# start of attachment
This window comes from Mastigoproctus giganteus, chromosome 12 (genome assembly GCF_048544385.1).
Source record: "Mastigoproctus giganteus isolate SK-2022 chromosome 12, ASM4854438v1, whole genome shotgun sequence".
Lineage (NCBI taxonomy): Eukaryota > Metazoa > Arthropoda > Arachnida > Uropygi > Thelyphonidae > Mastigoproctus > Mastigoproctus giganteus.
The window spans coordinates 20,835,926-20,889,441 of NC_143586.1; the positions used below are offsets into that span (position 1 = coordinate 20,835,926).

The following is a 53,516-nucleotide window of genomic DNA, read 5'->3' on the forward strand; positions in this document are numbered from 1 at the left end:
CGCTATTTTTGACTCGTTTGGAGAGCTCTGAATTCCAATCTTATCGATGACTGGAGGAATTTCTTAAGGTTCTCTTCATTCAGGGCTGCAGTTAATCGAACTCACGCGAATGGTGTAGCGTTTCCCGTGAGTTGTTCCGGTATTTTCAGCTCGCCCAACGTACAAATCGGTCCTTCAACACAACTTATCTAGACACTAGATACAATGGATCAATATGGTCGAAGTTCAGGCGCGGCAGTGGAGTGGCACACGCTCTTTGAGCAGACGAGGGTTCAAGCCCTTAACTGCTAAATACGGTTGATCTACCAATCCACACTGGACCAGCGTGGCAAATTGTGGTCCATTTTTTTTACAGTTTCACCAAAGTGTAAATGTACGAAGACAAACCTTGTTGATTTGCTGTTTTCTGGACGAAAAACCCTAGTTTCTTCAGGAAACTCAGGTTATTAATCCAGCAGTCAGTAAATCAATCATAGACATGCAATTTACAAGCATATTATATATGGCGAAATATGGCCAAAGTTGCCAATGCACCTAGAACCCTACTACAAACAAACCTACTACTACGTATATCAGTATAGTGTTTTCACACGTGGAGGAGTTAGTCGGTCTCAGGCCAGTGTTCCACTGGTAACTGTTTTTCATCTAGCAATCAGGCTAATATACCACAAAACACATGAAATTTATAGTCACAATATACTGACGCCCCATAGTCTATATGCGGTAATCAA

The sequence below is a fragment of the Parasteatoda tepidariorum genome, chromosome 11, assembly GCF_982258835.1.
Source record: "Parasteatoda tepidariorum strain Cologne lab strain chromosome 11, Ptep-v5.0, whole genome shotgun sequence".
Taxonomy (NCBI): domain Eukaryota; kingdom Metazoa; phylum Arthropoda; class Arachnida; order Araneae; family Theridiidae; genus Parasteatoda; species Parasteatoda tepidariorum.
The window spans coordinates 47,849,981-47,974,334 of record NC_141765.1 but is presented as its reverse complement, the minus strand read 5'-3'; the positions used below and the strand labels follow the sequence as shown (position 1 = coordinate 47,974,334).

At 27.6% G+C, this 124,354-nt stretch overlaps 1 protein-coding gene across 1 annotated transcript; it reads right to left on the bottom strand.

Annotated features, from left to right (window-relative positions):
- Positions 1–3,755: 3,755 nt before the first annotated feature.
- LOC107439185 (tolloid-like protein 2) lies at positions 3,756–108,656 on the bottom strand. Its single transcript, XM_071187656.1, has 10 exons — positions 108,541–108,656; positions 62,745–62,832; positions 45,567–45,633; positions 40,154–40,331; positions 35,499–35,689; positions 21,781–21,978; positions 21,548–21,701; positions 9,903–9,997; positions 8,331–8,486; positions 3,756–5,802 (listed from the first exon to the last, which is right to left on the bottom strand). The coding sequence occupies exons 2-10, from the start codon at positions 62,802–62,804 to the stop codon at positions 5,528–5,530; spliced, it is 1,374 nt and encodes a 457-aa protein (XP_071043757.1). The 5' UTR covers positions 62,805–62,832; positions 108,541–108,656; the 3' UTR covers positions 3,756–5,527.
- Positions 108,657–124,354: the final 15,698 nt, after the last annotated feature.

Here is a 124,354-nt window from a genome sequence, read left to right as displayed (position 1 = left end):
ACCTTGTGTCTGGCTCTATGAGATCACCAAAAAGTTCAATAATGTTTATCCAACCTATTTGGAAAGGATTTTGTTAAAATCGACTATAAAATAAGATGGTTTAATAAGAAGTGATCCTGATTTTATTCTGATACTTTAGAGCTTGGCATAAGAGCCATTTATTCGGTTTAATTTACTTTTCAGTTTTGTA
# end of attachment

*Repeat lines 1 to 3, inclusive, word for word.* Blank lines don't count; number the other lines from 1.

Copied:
This window comes from Mastigoproctus giganteus, chromosome 12 (genome assembly GCF_048544385.1).
Source record: "Mastigoproctus giganteus isolate SK-2022 chromosome 12, ASM4854438v1, whole genome shotgun sequence".
Lineage (NCBI taxonomy): Eukaryota > Metazoa > Arthropoda > Arachnida > Uropygi > Thelyphonidae > Mastigoproctus > Mastigoproctus giganteus.